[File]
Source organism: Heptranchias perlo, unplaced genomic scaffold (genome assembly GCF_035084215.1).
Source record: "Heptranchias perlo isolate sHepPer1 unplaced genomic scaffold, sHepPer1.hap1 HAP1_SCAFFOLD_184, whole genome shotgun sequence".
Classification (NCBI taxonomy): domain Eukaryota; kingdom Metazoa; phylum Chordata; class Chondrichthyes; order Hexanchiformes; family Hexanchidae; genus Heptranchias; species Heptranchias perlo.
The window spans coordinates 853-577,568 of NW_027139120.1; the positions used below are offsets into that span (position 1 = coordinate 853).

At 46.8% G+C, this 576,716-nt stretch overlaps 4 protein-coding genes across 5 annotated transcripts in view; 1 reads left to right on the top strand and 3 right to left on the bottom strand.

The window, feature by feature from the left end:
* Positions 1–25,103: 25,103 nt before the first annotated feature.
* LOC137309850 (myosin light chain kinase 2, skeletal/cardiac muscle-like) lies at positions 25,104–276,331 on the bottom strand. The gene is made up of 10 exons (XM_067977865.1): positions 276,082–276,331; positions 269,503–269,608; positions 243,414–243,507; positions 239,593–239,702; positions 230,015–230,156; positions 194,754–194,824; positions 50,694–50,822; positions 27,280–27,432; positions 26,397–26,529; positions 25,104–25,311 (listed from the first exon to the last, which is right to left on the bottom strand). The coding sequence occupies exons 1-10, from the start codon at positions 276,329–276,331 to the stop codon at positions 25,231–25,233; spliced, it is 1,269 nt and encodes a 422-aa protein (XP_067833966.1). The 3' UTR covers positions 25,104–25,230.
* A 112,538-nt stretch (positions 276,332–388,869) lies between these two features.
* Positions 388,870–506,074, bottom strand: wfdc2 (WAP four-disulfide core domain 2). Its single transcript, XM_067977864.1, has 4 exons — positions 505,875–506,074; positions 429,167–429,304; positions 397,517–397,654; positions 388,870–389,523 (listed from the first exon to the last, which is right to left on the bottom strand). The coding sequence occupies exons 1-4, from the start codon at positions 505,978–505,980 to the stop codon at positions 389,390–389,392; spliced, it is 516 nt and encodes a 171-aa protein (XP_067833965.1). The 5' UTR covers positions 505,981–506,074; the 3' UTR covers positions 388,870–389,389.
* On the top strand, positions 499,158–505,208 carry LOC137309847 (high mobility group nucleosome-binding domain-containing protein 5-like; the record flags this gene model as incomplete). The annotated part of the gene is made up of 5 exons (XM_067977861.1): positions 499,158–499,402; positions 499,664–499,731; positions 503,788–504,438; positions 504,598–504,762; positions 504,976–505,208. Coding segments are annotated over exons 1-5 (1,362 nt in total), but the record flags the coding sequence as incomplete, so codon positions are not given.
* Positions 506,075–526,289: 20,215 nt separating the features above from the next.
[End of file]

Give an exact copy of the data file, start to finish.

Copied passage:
Source organism: Heptranchias perlo, unplaced genomic scaffold (genome assembly GCF_035084215.1).
Source record: "Heptranchias perlo isolate sHepPer1 unplaced genomic scaffold, sHepPer1.hap1 HAP1_SCAFFOLD_184, whole genome shotgun sequence".
Classification (NCBI taxonomy): domain Eukaryota; kingdom Metazoa; phylum Chordata; class Chondrichthyes; order Hexanchiformes; family Hexanchidae; genus Heptranchias; species Heptranchias perlo.
The window spans coordinates 853-577,568 of NW_027139120.1; the positions used below are offsets into that span (position 1 = coordinate 853).

At 46.8% G+C, this 576,716-nt stretch overlaps 4 protein-coding genes across 5 annotated transcripts in view; 1 reads left to right on the top strand and 3 right to left on the bottom strand.

The window, feature by feature from the left end:
* Positions 1–25,103: 25,103 nt before the first annotated feature.
* LOC137309850 (myosin light chain kinase 2, skeletal/cardiac muscle-like) lies at positions 25,104–276,331 on the bottom strand. The gene is made up of 10 exons (XM_067977865.1): positions 276,082–276,331; positions 269,503–269,608; positions 243,414–243,507; positions 239,593–239,702; positions 230,015–230,156; positions 194,754–194,824; positions 50,694–50,822; positions 27,280–27,432; positions 26,397–26,529; positions 25,104–25,311 (listed from the first exon to the last, which is right to left on the bottom strand). The coding sequence occupies exons 1-10, from the start codon at positions 276,329–276,331 to the stop codon at positions 25,231–25,233; spliced, it is 1,269 nt and encodes a 422-aa protein (XP_067833966.1). The 3' UTR covers positions 25,104–25,230.
* A 112,538-nt stretch (positions 276,332–388,869) lies between these two features.
* Positions 388,870–506,074, bottom strand: wfdc2 (WAP four-disulfide core domain 2). Its single transcript, XM_067977864.1, has 4 exons — positions 505,875–506,074; positions 429,167–429,304; positions 397,517–397,654; positions 388,870–389,523 (listed from the first exon to the last, which is right to left on the bottom strand). The coding sequence occupies exons 1-4, from the start codon at positions 505,978–505,980 to the stop codon at positions 389,390–389,392; spliced, it is 516 nt and encodes a 171-aa protein (XP_067833965.1). The 5' UTR covers positions 505,981–506,074; the 3' UTR covers positions 388,870–389,389.
* On the top strand, positions 499,158–505,208 carry LOC137309847 (high mobility group nucleosome-binding domain-containing protein 5-like; the record flags this gene model as incomplete). The annotated part of the gene is made up of 5 exons (XM_067977861.1): positions 499,158–499,402; positions 499,664–499,731; positions 503,788–504,438; positions 504,598–504,762; positions 504,976–505,208. Coding segments are annotated over exons 1-5 (1,362 nt in total), but the record flags the coding sequence as incomplete, so codon positions are not given.
* Positions 506,075–526,289: 20,215 nt separating the features above from the next.